New associate dean at Tulane Public Health will focus on public health practice and issues of diversity and inclusion
Dr. Thomas LaVeist, dean of the Tulane School of Public Health and Tropical Medicine, announced today that Dr. Susan Cheng has become the school’s first associate dean for public health practice and diversity, equity, and inclusion, effective September 1, 2021. According to LaVeist, Cheng will be charged with strategically building the school’s portfolio of public health practice initiatives while also fulfilling the school’s commitment to being a diverse, safe, and inclusive learning environment.
Cheng is also a clinical associate professor in the Department of Social, Behavioral, and Population Sciences, with a secondary appointment in the Department of Epidemiology.
“I am delighted to join the talented faculty and staff at Tulane University's School of Public Health and Tropical Medicine and humbled to be part of its impactful history as the first school of public health and an esteemed leader in the field,” said Cheng. “Our communities face the impact of climate change, emerging diseases, and significant health disparities, which are further exacerbated by the social determinants of health. Our graduates enter a field full of great challenges and great opportunities. The investment we provide in hands-on public health practice, grounded in a solid understanding of diversity, equity, and inclusion, will provide them with the skills to successfully advocate for their communities and serve as desperately needed public health leaders.”
Under her leadership, Dr. Cheng recruited and mentored the most diverse Department of Public Health in Benedictine University's history, and she aims to continue her work at Tulane in creating a "dynamic, inclusive community that celebrates and welcomes the talents and vision of the most diverse School of Public Health in the country," she says. Dr. Cheng aims "to foster an academic home that promotes equitable recruitment, support, and advancement of individuals from BIPOC, LGBTQIA+, disabled, first generation, immigrant, and multicultural communities, who can thrive and succeed in a highly collaborative environment. All are welcome here at Tulane."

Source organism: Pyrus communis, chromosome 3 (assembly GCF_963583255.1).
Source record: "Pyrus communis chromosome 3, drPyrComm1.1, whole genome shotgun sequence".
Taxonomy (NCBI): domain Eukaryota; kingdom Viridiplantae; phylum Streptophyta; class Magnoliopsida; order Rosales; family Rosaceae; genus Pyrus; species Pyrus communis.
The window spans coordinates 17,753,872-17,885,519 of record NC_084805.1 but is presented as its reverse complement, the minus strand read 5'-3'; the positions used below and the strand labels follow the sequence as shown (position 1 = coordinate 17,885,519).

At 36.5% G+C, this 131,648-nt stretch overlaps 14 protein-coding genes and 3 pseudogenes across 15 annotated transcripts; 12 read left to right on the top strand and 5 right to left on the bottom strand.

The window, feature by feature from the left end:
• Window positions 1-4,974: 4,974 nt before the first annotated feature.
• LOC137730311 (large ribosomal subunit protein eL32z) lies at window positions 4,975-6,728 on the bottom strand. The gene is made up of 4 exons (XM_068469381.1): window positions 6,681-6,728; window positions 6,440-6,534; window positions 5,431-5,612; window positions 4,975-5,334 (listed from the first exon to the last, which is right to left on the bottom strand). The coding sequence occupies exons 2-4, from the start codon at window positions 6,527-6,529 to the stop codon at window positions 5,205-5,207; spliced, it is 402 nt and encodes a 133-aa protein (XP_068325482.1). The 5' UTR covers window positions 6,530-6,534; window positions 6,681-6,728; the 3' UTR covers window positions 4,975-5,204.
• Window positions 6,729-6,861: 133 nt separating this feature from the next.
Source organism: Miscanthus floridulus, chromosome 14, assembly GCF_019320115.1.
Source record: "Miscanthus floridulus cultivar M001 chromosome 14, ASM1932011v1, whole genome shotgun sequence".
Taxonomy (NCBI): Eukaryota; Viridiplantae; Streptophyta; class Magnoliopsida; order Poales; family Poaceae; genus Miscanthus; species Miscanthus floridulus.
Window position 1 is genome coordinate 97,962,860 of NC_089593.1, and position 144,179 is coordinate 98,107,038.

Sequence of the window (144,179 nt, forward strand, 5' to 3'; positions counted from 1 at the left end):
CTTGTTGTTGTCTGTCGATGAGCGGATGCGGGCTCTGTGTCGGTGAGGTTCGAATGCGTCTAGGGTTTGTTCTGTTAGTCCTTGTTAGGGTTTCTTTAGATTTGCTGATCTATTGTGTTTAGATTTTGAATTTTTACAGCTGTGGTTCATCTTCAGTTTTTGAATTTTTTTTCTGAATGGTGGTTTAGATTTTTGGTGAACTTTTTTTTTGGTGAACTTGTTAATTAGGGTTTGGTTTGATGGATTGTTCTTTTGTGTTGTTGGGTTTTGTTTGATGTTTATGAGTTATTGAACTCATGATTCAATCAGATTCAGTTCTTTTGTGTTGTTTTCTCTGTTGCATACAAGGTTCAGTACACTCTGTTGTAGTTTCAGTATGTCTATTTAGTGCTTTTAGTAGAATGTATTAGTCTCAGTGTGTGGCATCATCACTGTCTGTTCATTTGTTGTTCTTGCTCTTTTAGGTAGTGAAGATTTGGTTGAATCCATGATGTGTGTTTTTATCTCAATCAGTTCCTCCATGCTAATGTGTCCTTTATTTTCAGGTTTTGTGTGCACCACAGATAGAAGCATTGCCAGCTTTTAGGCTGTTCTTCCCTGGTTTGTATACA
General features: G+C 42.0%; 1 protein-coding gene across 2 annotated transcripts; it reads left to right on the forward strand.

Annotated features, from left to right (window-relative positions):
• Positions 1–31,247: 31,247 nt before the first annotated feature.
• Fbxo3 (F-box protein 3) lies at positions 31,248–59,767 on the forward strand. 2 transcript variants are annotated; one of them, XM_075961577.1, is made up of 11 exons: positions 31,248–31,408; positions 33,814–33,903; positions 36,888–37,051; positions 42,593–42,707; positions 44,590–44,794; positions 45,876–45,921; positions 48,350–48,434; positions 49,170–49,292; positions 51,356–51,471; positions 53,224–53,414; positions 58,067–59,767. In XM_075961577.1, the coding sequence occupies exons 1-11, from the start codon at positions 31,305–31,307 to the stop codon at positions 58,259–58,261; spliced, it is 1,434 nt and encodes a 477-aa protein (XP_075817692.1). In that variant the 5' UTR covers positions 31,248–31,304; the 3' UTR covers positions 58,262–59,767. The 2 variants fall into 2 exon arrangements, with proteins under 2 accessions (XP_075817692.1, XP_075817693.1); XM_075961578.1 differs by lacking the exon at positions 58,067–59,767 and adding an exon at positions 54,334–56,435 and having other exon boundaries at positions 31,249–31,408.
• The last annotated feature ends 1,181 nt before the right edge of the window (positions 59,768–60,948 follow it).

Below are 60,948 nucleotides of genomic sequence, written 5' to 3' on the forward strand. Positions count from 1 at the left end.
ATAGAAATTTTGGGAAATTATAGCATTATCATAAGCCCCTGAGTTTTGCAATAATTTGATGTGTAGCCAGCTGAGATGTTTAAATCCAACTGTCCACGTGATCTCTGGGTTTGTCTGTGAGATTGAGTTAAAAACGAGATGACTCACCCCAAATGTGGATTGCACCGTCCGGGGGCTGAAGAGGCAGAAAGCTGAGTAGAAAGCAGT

Cheng earned her doctorate in epidemiology from the University of California, San Diego and San Diego State University, and has been on faculty at Benedictine University since 2013. As chair of the Department of Public Health at Benedictine since 2015, Cheng managed residential and online programs, along with a partnership with Dalian Medical University in China. She led the department’s CEPH accreditation process and contributed to a number of university, local, and state-level committees and task forces around curriculum, COVID-19, racism and social justice, and more. LaVeist called her experience “a background that will lay the foundation for her success in this role at Tulane.”
Cheng also serves as lead epidemiologist for AB Med’s COVID-19 pandemic response projects. In this role, she worked with the California Rural Indian Health Board, the Navajo Nation, and the Coyote Valley Band of Pomo Indians on various testing, vaccine hesitancy, wastewater analysis, and preparedness efforts. For nearly 11 years she was the principal investigator and project manager for emergency preparedness resources for Native Americans.
“The substantial disparities in chronic and infectious disease, diseases of aging, and the impact of natural and manmade disasters, call on us to employ innovative, creative, and data-driven solutions,” says Cheng. “I look forward to working alongside our Tulane colleagues and students to create and effect positive change and advance social justice in our local and global communities. I am excited to be part of this chapter of Tulane and the SPHTM as we serve our communities and train our future leaders. I am honored to answer that call at Tulane.”